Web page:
Income, Estate & Gift Tax Analysis
An effective estate plan seeks to minimize estate, gift and income taxes in the context of your overall planning objectives. Complicating your ability to minimize tax exposure are constant revisions to tax laws and uncertainty about changes in tax rates, exemption amounts and whether planning opportunities we currently use will continue to be available.
The estate, gift and income tax rules are complex, and estate planning can be challenging under any circumstances given the multitude of factors to be considered. Our attorneys can assist you with understanding the complexities of the federal and state estate, gift and generation-skipping transfer (“GST”) taxes and help you create an estate plan that is right for you.
Federal Estate Tax
The federal estate tax regime underwent dramatic change in 2010, with an increase in the estate tax exemption, a decrease in the estate tax rate, and the introduction of a “portability” concept for spouses. With a few exceptions, the 2010 tax bill changes were made permanent by the tax legislation signed by the President on January 2, 2013. The federal estate tax exemption is $5,000,000, indexed for inflation since 2010. The exemption for 2015 as increased for inflation, is $5,430,000 ($10,860,000 for spouses). The tax rate is 40%, which higher than the 35% rate of recent years, but lower than the scheduled 55% rate that would have applied. A welcome new concept in the estate tax rules is “portability”, which provides the surviving spouse with the ability to use any unused exemption of his or her spouse. Consider the following:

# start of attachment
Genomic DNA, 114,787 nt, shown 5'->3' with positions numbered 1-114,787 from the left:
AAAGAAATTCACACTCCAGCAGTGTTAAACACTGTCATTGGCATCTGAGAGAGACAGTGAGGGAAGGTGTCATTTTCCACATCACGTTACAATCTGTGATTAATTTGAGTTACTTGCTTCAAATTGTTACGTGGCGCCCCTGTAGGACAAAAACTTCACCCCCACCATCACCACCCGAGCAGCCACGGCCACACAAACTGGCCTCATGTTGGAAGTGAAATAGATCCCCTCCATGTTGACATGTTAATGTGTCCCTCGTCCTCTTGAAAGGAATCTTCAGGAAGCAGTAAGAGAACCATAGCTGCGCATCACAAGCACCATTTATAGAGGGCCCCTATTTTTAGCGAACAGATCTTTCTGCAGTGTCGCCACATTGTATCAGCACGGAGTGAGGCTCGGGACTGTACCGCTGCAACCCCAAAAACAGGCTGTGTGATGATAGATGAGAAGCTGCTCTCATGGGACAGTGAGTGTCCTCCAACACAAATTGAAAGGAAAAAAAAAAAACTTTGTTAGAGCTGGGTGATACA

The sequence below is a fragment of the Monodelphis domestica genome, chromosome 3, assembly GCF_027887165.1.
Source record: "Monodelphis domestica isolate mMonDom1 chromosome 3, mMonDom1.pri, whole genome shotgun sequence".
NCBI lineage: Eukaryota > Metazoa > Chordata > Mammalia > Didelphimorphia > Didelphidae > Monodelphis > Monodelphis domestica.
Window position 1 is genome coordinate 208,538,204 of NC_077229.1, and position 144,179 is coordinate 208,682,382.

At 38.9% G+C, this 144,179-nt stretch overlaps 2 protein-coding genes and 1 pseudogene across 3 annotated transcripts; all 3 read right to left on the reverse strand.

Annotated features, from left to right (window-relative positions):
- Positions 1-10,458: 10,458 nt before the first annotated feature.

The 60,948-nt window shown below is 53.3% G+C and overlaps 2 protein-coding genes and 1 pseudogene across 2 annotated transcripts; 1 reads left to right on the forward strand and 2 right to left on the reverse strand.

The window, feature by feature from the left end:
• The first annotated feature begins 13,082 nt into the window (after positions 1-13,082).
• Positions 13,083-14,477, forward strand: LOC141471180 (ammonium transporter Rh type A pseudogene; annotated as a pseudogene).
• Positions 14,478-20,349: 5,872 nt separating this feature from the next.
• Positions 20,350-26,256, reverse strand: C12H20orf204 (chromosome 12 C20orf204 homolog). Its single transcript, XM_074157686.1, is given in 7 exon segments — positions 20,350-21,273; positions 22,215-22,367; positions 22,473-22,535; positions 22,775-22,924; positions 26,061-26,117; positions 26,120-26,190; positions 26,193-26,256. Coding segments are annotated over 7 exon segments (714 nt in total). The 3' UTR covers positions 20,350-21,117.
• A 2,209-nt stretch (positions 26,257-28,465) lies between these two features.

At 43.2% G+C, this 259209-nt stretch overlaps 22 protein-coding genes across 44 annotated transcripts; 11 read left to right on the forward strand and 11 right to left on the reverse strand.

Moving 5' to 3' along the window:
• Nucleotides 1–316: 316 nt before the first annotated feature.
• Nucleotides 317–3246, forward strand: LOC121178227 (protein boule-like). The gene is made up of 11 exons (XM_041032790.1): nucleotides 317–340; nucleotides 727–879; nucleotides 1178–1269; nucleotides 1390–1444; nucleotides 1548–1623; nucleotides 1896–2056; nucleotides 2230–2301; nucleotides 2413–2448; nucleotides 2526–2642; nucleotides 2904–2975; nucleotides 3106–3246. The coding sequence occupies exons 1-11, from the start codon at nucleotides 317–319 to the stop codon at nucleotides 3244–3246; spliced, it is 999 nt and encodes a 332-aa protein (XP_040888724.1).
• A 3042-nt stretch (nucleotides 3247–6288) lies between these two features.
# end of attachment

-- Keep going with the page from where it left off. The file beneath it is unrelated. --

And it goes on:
- Estate planning has been challenging in the recent uncertain tax environment. Even though it appears we now will have greater certainty of the tax laws, a good estate plan should continue to provide flexibility for future potential changes in the tax laws. As we have experienced, if anything is constant, it is change, particularly given the open issues Congress has yet to address.
- The key to effective estate planning is to organize an estate plan that considers all the potential scenarios and provides the executor, trustee and beneficiaries with the authority and ability to make various elections and choices at the time of death, when we have better knowledge of the values and tax basis of the assets, the family and business circumstances and the tax rules that apply.
- A careful review of your current estate plan is important to make sure the plan addresses all the different scenarios that could be applicable, and provides your executor or other fiduciary with all the available options and opportunities for saving estate and income taxes.
New York Estate Tax
New York also imposes its own estate tax, using the federal gross estate as its starting point. An important distinction between the federal and New York estate tax is that New York does not conform to any post-2001 federal estate tax law changes. Consider the following: